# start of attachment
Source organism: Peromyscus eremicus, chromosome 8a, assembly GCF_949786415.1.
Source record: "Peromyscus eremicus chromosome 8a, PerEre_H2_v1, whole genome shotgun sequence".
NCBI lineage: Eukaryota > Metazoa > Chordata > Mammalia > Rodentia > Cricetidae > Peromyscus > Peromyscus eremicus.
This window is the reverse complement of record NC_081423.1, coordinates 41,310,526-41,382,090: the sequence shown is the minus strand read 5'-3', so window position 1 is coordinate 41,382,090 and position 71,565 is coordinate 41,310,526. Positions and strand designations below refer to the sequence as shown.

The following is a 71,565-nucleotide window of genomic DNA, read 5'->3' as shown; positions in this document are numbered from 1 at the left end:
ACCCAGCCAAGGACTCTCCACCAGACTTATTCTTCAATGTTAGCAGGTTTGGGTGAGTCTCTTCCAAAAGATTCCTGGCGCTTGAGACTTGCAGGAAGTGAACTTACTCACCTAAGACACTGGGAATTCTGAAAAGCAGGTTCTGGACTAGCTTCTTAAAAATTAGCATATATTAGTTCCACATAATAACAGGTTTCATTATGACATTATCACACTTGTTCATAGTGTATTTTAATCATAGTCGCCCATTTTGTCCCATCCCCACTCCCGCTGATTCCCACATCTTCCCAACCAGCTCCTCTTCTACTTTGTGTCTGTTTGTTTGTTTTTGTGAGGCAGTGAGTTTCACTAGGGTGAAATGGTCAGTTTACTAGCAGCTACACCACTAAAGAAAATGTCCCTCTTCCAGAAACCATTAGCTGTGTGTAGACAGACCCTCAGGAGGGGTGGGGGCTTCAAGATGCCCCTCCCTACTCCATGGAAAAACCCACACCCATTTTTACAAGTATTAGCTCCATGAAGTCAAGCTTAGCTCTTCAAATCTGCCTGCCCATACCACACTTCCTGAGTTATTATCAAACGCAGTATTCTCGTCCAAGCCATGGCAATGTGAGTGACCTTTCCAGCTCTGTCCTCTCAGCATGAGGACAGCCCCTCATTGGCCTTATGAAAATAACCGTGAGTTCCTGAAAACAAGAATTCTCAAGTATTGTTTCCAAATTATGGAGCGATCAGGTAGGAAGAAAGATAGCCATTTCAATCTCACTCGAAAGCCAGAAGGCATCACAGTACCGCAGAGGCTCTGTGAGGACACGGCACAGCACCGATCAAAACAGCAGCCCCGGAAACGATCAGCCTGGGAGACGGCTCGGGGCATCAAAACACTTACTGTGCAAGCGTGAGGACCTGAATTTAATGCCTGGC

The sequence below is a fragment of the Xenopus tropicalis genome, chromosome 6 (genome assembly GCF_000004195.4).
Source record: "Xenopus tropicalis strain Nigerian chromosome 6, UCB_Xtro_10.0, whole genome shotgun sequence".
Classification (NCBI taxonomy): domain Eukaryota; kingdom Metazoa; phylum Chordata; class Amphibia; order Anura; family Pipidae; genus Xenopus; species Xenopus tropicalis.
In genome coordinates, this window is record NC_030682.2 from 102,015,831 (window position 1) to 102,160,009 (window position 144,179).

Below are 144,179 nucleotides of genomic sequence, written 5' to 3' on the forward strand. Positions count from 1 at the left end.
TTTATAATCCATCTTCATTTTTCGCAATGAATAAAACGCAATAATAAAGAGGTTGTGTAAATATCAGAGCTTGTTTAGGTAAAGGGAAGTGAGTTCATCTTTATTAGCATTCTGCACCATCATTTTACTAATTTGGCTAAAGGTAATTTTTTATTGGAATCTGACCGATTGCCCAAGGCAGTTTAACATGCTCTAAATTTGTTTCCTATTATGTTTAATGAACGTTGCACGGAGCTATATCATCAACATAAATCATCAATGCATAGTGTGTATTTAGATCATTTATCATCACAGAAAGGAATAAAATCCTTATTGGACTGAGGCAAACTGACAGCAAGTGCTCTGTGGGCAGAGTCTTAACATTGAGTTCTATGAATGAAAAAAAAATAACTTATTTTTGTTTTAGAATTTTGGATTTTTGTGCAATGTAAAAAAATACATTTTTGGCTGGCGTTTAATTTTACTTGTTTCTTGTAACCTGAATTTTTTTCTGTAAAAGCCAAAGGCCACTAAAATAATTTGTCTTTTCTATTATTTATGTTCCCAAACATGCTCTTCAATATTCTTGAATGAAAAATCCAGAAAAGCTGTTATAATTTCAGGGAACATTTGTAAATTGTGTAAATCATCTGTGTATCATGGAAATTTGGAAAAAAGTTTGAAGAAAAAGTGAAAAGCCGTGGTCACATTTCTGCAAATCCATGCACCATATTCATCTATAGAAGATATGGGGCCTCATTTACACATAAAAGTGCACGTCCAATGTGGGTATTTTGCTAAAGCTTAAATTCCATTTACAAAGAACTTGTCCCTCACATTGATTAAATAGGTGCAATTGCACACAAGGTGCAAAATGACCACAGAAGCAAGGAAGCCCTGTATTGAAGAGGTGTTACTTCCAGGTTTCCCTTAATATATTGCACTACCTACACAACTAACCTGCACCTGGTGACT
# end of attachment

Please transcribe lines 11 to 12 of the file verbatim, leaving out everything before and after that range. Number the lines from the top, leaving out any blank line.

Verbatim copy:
Below are 144,179 nucleotides of genomic sequence, written 5' to 3' on the forward strand. Positions count from 1 at the left end.
TTTATAATCCATCTTCATTTTTCGCAATGAATAAAACGCAATAATAAAGAGGTTGTGTAAATATCAGAGCTTGTTTAGGTAAAGGGAAGTGAGTTCATCTTTATTAGCATTCTGCACCATCATTTTACTAATTTGGCTAAAGGTAATTTTTTATTGGAATCTGACCGATTGCCCAAGGCAGTTTAACATGCTCTAAATTTGTTTCCTATTATGTTTAATGAACGTTGCACGGAGCTATATCATCAACATAAATCATCAATGCATAGTGTGTATTTAGATCATTTATCATCACAGAAAGGAATAAAATCCTTATTGGACTGAGGCAAACTGACAGCAAGTGCTCTGTGGGCAGAGTCTTAACATTGAGTTCTATGAATGAAAAAAAAATAACTTATTTTTGTTTTAGAATTTTGGATTTTTGTGCAATGTAAAAAAATACATTTTTGGCTGGCGTTTAATTTTACTTGTTTCTTGTAACCTGAATTTTTTTCTGTAAAAGCCAAAGGCCACTAAAATAATTTGTCTTTTCTATTATTTATGTTCCCAAACATGCTCTTCAATATTCTTGAATGAAAAATCCAGAAAAGCTGTTATAATTTCAGGGAACATTTGTAAATTGTGTAAATCATCTGTGTATCATGGAAATTTGGAAAAAAGTTTGAAGAAAAAGTGAAAAGCCGTGGTCACATTTCTGCAAATCCATGCACCATATTCATCTATAGAAGATATGGGGCCTCATTTACACATAAAAGTGCACGTCCAATGTGGGTATTTTGCTAAAGCTTAAATTCCATTTACAAAGAACTTGTCCCTCACATTGATTAAATAGGTGCAATTGCACACAAGGTGCAAAATGACCACAGAAGCAAGGAAGCCCTGTATTGAAGAGGTGTTACTTCCAGGTTTCCCTTAATATATTGCACTACCTACACAACTAACCTGCACCTGGTGACT